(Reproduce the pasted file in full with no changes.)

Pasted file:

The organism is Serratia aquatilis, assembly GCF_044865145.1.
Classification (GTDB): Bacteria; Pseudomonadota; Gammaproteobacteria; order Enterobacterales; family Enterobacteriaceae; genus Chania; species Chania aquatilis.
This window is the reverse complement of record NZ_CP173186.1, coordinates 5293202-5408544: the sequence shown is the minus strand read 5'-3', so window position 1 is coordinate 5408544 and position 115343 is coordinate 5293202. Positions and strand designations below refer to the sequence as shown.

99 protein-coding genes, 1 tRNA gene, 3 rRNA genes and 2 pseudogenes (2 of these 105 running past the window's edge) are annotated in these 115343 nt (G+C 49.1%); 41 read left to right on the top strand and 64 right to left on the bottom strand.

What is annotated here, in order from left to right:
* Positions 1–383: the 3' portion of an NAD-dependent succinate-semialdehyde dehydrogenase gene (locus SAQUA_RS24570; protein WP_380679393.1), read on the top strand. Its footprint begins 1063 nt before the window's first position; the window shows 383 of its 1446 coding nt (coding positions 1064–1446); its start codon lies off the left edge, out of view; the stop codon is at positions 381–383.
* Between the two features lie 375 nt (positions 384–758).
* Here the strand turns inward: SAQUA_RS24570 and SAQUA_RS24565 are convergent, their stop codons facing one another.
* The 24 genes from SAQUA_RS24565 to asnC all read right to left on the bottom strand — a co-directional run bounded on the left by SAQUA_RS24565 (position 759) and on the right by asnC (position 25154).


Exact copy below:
The organism is Serratia aquatilis, assembly GCF_044865145.1.
Classification (GTDB): Bacteria; Pseudomonadota; Gammaproteobacteria; order Enterobacterales; family Enterobacteriaceae; genus Chania; species Chania aquatilis.
This window is the reverse complement of record NZ_CP173186.1, coordinates 5293202-5408544: the sequence shown is the minus strand read 5'-3', so window position 1 is coordinate 5408544 and position 115343 is coordinate 5293202. Positions and strand designations below refer to the sequence as shown.

99 protein-coding genes, 1 tRNA gene, 3 rRNA genes and 2 pseudogenes (2 of these 105 running past the window's edge) are annotated in these 115343 nt (G+C 49.1%); 41 read left to right on the top strand and 64 right to left on the bottom strand.

What is annotated here, in order from left to right:
* Positions 1–383: the 3' portion of an NAD-dependent succinate-semialdehyde dehydrogenase gene (locus SAQUA_RS24570; protein WP_380679393.1), read on the top strand. Its footprint begins 1063 nt before the window's first position; the window shows 383 of its 1446 coding nt (coding positions 1064–1446); its start codon lies off the left edge, out of view; the stop codon is at positions 381–383.
* Between the two features lie 375 nt (positions 384–758).
* Here the strand turns inward: SAQUA_RS24570 and SAQUA_RS24565 are convergent, their stop codons facing one another.
* The 24 genes from SAQUA_RS24565 to asnC all read right to left on the bottom strand — a co-directional run bounded on the left by SAQUA_RS24565 (position 759) and on the right by asnC (position 25154).